The star rating reflects solely my subjective reading experience and resulting opinion of the book according to the rating scale used by goodreads. It's not intended to destroy anyone's livelihood nor to churn out book promotions for them — just my opinion/reaction shared
Dave Hogg
Jan 24, 2012 rated it really liked it
Shelves: sf-f
Jim Hines is a really nice guy. He's a regular attendee at our local SF cons, and I've attended several panels where he's talked about life as a fledgling author. I've also had the chance to chat with him a few times, and, like I said, he's a really good guy.

This year, he was the Toastmaster for ConFusion, the con we have every January. Because of that, and because he's such a nice man, I decided that, well, I should probably read one of his books. Sorry about that, Jim.

I really wish I hadn't
Dec 04, 2008 marked it as to-read
Jig the goblin in very low on the pecking order in the goblin tunnels.

But one day Jig runs afoul of a group of adventurers. The group is led by a prince with too many older brothers. He wants to prove himself. So with his wizard brother, a dwarf protector, and a young elf thief, they have come to the tunnels to search for the legendary Rod of Creation.

It is said to be deep in the mountain, beyond the terrible Necromancer, and guarded by an ancient dragon. Jig is impressed into service as a
Somehow I've ended up reading all of Jim C. Hines's series in reverse publication order. Jig the Goblin is the last series of his I have to read, and the first published. It's definitely not as polished or witty as I found his later books, and perhaps I'm missing something because I don't play Dungeons & Dragons, but it was a fun time anyway. Having read a shit ton of fantasy in my day, I felt I could still appreciate it.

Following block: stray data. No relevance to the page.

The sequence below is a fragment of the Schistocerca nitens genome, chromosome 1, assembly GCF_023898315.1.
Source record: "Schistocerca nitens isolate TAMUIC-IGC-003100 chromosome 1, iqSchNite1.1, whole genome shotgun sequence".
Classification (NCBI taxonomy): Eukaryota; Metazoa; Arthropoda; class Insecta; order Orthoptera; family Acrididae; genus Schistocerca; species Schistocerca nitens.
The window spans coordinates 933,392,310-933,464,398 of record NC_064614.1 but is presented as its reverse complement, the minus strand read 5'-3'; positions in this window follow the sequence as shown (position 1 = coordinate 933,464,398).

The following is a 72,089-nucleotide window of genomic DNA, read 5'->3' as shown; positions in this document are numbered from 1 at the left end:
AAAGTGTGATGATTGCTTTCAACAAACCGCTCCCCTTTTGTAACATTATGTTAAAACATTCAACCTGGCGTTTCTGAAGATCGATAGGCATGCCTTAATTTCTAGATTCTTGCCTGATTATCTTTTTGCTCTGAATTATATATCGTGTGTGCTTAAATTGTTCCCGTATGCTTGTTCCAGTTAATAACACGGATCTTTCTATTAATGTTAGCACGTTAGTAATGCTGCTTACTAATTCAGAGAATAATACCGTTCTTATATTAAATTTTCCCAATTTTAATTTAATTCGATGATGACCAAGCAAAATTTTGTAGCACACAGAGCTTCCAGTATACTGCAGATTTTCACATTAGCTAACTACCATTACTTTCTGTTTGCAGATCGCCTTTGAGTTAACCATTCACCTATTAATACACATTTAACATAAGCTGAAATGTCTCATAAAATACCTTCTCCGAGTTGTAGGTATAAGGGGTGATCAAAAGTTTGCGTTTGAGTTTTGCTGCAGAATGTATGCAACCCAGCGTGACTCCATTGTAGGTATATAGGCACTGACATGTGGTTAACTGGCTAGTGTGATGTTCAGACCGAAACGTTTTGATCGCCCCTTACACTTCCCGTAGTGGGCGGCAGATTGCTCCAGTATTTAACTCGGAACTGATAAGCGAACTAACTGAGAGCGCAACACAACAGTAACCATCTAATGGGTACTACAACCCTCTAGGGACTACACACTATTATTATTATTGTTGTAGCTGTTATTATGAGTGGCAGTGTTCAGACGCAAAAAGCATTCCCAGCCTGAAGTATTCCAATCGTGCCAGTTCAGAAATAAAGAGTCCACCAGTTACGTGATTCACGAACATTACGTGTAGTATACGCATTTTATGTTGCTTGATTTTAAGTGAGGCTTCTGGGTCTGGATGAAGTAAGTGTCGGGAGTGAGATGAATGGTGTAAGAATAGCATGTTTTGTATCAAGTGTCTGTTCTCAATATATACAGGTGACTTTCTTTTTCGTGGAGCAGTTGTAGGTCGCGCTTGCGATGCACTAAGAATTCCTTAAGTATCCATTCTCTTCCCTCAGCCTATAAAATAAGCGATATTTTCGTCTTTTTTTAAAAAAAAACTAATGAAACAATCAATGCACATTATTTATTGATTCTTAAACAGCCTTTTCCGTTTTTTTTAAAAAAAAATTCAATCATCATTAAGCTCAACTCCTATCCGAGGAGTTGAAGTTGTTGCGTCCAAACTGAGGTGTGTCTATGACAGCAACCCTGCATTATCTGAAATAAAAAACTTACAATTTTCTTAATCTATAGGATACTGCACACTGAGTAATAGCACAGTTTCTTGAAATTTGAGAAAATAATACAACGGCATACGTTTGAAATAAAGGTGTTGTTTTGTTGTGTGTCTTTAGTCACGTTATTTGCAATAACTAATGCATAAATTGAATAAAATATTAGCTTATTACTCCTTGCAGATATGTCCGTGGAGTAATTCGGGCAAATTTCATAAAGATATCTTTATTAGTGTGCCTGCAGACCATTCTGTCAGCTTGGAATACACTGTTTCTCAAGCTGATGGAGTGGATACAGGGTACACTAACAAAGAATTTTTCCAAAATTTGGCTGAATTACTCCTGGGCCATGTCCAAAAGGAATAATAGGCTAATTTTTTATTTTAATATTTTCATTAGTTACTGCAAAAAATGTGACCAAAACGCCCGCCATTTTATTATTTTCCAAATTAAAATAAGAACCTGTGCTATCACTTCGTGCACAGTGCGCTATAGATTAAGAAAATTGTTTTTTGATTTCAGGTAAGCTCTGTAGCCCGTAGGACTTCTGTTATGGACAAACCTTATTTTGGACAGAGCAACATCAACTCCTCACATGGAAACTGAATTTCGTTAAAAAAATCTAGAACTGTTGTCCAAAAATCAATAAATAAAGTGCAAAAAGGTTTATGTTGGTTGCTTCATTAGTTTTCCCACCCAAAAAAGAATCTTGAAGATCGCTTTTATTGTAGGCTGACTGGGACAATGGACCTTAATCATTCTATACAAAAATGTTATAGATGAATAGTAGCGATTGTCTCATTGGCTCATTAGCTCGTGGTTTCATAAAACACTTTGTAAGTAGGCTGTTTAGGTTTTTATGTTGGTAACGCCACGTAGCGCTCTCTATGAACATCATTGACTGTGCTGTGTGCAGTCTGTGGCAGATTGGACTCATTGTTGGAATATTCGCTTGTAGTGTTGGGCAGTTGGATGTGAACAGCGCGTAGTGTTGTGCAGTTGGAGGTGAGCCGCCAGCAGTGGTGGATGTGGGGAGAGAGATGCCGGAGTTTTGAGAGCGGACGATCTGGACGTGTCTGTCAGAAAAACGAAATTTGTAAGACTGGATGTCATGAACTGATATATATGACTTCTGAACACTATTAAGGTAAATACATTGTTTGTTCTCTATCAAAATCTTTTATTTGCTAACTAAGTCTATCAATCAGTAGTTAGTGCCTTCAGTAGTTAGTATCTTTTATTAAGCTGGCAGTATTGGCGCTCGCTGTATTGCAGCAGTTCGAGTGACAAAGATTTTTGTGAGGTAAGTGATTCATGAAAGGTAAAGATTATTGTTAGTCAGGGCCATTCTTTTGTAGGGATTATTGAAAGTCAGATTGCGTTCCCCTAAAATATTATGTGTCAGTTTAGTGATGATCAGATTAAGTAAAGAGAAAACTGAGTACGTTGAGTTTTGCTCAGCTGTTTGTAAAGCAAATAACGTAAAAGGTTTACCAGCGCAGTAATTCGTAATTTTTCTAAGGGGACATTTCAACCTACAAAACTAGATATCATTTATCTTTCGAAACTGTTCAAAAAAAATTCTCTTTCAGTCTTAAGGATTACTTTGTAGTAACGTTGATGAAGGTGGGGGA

Plus, I get to see the origins of Smudge the fire spider! (He is also a
Dec 10, 2008 rated it it was amazing
Shelves: fantasy, read-in-2009
This book is fabulous! Once I started, I couldn't easily put it down. This book is for everyone who's been in a D&D dungeon crawl, for everyone who cheers for the underdog, and for everyone who wants a good laugh.

Jig is a goblin. He's small, runty, and weak, even for his species. He's very near-sighted and has the unfortunate habit of thinking. He gets shanghaied by a group of adventurers hunting the Rod of Creation. Hilarity ensues.

Luckily for my sanity, this is the first book in a trilogy
May 06, 2008 rated it it was amazing
Hines does for goblins what Tolkien did for halflings.
Christina Muller
Sep 29, 2019 rated it it was amazing
It's weird to start this with 'I ran a book club solely based around goblins in literature' but, I Ran A Book Club Based Around Goblins in Literature. I feel I should preface the review with this small nugget as I am a huge, somewhat biased fan when it comes to goblins. A goblin connoisseur, if you will.

You don't need to be a hardcore DnD player to understand the more parody aspects of this book, because the themes Pines lends from are really general to fantasy fiction in general: teams of brave
Feb 07, 2019 rated it it was amazing
After reading the first of the 'Janitors of the Post-Apocalypse' books I went back to this early effort by Jim Hines, which I've been vaguely meaning to read for some time.
I have to say that Hines has a nice touch and a good line in defying convention, turning cliche on it's head, etc. Here the eponymous Jig is a runty Goblin sharing all the characteristics of this cannon fodder breed that we've learned from epic fantasy. They're cowards, not very bright, bullies and generally smell bad. Their
May 03, 2019 rated it really liked it
Hines, Jim C. Goblin Quest. Jig the Goblin No. 1. Daw, 2006.
Goblins are a rowdy, self-interested crew who act tough with each other but are afraid to venture out of their native cave in fear of running into “adventurers” out to kill goblins. Jig is the runt of the litter on permanent “muck” duty. He is weak and near-sighted, but he does have a working brain—an organ of not much use to most goblins. When he is taken on patrol for the first time, he is sent out to scout, so he will get killed
Matthew Shileikis